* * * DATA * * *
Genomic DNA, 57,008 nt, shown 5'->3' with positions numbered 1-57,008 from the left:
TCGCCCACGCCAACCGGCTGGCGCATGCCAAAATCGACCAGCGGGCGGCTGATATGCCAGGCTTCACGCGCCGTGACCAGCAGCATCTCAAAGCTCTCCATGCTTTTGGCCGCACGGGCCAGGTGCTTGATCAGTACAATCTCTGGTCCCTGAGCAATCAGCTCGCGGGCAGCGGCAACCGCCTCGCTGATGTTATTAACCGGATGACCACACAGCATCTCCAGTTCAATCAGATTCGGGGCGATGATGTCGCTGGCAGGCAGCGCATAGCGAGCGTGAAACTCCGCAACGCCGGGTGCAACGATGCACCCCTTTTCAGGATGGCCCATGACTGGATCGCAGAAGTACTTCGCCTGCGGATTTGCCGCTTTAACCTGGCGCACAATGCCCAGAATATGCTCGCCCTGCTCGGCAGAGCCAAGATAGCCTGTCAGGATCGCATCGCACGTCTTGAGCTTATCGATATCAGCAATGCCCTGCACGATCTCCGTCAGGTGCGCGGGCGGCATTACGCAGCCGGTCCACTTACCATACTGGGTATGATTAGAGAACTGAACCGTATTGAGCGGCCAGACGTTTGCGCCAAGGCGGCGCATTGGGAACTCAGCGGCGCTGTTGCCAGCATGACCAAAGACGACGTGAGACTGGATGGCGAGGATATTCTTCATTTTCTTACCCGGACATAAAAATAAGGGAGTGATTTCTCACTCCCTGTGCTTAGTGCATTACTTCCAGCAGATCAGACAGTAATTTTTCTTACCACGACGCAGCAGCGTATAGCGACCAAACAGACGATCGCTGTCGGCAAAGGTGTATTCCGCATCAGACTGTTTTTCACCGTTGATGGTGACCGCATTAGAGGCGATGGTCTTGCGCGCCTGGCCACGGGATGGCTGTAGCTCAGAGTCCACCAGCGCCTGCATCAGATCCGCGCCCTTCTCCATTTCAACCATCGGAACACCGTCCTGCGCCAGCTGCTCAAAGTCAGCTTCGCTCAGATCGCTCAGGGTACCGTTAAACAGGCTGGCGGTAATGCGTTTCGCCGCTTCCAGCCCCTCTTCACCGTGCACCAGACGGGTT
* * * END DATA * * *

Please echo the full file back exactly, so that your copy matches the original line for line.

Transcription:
Genomic DNA, 57,008 nt, shown 5'->3' with positions numbered 1-57,008 from the left:
TCGCCCACGCCAACCGGCTGGCGCATGCCAAAATCGACCAGCGGGCGGCTGATATGCCAGGCTTCACGCGCCGTGACCAGCAGCATCTCAAAGCTCTCCATGCTTTTGGCCGCACGGGCCAGGTGCTTGATCAGTACAATCTCTGGTCCCTGAGCAATCAGCTCGCGGGCAGCGGCAACCGCCTCGCTGATGTTATTAACCGGATGACCACACAGCATCTCCAGTTCAATCAGATTCGGGGCGATGATGTCGCTGGCAGGCAGCGCATAGCGAGCGTGAAACTCCGCAACGCCGGGTGCAACGATGCACCCCTTTTCAGGATGGCCCATGACTGGATCGCAGAAGTACTTCGCCTGCGGATTTGCCGCTTTAACCTGGCGCACAATGCCCAGAATATGCTCGCCCTGCTCGGCAGAGCCAAGATAGCCTGTCAGGATCGCATCGCACGTCTTGAGCTTATCGATATCAGCAATGCCCTGCACGATCTCCGTCAGGTGCGCGGGCGGCATTACGCAGCCGGTCCACTTACCATACTGGGTATGATTAGAGAACTGAACCGTATTGAGCGGCCAGACGTTTGCGCCAAGGCGGCGCATTGGGAACTCAGCGGCGCTGTTGCCAGCATGACCAAAGACGACGTGAGACTGGATGGCGAGGATATTCTTCATTTTCTTACCCGGACATAAAAATAAGGGAGTGATTTCTCACTCCCTGTGCTTAGTGCATTACTTCCAGCAGATCAGACAGTAATTTTTCTTACCACGACGCAGCAGCGTATAGCGACCAAACAGACGATCGCTGTCGGCAAAGGTGTATTCCGCATCAGACTGTTTTTCACCGTTGATGGTGACCGCATTAGAGGCGATGGTCTTGCGCGCCTGGCCACGGGATGGCTGTAGCTCAGAGTCCACCAGCGCCTGCATCAGATCCGCGCCCTTCTCCATTTCAACCATCGGAACACCGTCCTGCGCCAGCTGCTCAAAGTCAGCTTCGCTCAGATCGCTCAGGGTACCGTTAAACAGGCTGGCGGTAATGCGTTTCGCCGCTTCCAGCCCCTCTTCACCGTGCACCAGACGGGTT